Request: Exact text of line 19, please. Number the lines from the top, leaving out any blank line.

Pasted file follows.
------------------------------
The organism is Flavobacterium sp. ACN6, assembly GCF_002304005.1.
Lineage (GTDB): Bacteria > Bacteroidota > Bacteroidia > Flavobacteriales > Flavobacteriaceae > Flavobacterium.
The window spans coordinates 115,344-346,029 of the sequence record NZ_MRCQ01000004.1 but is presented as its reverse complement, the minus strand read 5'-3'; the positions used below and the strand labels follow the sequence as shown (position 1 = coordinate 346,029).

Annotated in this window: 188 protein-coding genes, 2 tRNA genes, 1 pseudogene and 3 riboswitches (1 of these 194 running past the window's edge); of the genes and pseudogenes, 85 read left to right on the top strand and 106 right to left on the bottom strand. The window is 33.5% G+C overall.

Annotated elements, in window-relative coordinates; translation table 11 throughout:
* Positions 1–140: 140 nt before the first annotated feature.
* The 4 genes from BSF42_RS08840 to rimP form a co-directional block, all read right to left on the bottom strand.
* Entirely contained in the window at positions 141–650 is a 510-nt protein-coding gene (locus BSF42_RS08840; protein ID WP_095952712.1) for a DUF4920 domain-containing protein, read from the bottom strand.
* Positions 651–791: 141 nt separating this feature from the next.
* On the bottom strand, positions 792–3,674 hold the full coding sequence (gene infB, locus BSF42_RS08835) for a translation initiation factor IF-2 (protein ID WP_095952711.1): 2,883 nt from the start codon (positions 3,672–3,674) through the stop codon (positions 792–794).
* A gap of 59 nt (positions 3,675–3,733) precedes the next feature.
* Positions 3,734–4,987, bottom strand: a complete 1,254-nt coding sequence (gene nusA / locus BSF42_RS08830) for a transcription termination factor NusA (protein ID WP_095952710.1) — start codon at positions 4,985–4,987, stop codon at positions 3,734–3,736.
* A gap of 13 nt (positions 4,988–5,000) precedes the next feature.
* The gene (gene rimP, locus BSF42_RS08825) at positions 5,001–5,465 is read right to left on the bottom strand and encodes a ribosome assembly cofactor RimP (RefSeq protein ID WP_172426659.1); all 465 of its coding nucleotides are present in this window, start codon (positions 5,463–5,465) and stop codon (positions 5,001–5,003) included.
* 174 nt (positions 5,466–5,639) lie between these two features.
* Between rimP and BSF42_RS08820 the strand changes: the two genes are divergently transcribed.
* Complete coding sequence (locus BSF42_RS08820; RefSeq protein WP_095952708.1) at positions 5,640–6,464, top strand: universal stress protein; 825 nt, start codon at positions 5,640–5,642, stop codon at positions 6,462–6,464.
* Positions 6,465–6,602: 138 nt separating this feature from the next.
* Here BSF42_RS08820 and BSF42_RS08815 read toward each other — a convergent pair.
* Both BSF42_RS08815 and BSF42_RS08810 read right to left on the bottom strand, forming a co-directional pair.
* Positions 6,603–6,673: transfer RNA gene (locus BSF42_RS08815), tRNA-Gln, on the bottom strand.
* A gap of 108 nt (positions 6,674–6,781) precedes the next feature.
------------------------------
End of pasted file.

* Here BSF42_RS08820 and BSF42_RS08815 read toward each other — a convergent pair.